Tuition Fees at Dutch Universities
Although higher education in the Netherlands is not free, it is relatively affordable. One reason why Dutch universities are so attractive for foreign students is the excellent conditions for tuition fees payment. Furthermore, students from EU/EEA countries can take a tuition fees loan.
Dutch and EU/EEA Applicants
For the 2015/2016 scholar year the annual tuition fees for Dutch as well as foreign EU-students is €1.951. Fees are set by the government and they increase slightly yearly due to inflation.
For students who do not have EU nationality, fees are significantly higher since are not subsidized by the government. The prices vary from 6000 to 12,000€ and can be found on corresponding university websites.
Applicants above 29 years of age
All those who are older than 29 have to pay a instellingencollegegeld. The amount varies from university to university and should be double checked before applying.
Most Dutch universities offer students two ways of paying fees. In general, you can either pay the full amount at once before the start of the academic year or you can pay in separate monthly or bi-monthly installments which are around 216 euro per month. The great thing about paying your tuition fee in installments is that there is no additional fee or interest rate to your payments.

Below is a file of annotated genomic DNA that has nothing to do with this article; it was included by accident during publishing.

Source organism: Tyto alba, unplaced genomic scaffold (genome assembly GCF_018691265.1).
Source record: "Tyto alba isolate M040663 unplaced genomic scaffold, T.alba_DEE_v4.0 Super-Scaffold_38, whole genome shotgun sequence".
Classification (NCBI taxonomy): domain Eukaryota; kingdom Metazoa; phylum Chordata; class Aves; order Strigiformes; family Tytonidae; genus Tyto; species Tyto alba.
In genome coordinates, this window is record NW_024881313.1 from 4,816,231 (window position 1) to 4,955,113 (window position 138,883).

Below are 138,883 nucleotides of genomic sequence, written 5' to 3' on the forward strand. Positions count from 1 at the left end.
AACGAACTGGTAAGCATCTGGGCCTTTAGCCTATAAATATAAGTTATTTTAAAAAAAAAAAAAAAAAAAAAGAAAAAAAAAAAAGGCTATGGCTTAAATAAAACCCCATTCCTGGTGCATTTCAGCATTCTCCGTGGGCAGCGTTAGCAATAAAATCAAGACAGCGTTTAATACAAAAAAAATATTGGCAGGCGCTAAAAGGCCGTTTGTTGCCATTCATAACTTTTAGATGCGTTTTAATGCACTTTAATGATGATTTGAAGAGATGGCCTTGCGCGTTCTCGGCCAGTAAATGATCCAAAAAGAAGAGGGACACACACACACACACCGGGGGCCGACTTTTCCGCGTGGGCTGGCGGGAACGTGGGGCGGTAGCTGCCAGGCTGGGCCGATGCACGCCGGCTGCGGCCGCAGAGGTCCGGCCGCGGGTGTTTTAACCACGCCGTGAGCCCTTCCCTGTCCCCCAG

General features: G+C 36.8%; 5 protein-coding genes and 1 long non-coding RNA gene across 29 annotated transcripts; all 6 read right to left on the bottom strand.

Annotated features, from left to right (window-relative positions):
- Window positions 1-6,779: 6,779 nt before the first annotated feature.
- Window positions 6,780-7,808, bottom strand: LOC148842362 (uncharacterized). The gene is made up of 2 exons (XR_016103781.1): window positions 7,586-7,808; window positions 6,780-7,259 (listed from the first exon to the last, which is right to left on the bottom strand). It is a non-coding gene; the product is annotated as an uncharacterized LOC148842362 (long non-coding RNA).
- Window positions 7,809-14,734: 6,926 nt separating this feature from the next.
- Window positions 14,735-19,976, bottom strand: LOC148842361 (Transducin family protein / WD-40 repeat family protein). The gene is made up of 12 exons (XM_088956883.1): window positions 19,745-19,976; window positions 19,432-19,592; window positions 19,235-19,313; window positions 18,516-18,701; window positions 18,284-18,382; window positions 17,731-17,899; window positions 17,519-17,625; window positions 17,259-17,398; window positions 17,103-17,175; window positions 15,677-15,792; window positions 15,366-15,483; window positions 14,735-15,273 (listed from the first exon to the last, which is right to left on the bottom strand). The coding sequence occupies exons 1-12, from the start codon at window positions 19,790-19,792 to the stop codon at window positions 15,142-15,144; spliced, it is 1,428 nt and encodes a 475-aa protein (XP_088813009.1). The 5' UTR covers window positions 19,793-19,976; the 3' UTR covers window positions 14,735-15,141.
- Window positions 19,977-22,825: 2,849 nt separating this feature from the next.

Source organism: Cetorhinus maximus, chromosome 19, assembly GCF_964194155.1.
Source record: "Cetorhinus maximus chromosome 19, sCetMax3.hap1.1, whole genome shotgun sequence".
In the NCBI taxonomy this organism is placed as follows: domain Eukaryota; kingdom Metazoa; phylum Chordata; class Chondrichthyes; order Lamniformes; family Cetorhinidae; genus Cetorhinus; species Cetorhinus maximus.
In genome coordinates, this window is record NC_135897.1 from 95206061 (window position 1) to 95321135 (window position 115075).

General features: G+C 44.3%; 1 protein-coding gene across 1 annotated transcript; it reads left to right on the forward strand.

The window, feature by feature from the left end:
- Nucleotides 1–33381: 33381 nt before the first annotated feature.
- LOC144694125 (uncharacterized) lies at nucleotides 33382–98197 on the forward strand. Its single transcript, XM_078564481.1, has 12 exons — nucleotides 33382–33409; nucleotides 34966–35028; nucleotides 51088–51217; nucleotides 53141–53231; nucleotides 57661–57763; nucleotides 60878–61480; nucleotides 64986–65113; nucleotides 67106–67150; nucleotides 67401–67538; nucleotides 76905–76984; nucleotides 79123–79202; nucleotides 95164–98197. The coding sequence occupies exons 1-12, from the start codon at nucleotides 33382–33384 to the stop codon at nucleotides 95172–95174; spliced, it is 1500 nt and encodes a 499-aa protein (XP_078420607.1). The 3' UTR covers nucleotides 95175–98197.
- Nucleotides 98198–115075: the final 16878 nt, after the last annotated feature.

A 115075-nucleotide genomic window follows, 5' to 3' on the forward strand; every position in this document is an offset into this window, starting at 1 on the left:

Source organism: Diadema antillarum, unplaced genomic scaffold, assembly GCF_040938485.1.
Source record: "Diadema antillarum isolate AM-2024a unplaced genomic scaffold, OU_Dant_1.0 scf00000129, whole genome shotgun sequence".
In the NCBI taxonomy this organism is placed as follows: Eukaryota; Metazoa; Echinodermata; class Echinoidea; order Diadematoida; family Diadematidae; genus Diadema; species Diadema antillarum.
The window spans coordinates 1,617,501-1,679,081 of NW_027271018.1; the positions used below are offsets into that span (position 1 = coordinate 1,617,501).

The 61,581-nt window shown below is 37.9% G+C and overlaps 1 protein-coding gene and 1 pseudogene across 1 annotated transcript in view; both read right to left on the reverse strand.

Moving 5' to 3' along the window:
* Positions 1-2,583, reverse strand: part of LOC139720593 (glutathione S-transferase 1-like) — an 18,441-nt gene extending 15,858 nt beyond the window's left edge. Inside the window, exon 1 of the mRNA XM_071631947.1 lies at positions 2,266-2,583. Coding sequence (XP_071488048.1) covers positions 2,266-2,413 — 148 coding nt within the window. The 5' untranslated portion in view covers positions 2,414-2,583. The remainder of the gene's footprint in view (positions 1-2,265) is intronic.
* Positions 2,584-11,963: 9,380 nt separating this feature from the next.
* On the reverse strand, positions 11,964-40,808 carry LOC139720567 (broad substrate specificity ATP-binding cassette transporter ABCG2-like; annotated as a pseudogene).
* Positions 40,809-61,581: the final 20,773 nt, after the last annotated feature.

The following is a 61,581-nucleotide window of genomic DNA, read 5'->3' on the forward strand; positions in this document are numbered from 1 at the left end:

Have your Account Ready
To allow your university to collect the amount(s) owed, you have to make sure that:
• you have sufficient funds on your bank account;
• your bank account allows direct debiting;
• you do not change your bank account (number) without informing the Enrollment Center immediately.
Make sure your account balance is sufficient by the time of each tuition fee installment to avoid any trouble. If your university is unable to collect one installment, their financial department will send you a warning letter. By the time of the next installment, the university will try to collect the missing installment once more.
The third time will lead to a blocking of your university account or in the worst case a forced dis-enrollment, meaning that you will not be able to register for tests or exams or register for any courses. Your account will be unblocked once you pay he full-amount that you owe at that moment.
And you do not want to make the administration unable to collect three consecutive terms because you will be asked to pay the entire amount due. You will also have to pay all associated legal costs and interest charges. You will then have no right to attend classes and to sit exams.
Some universities request the tuition fee payment for the whole year in advance. This means that you have to pay the fees before you receive the loan which may have a temporary impact on your cash-flow. You should check for your university individually on their website.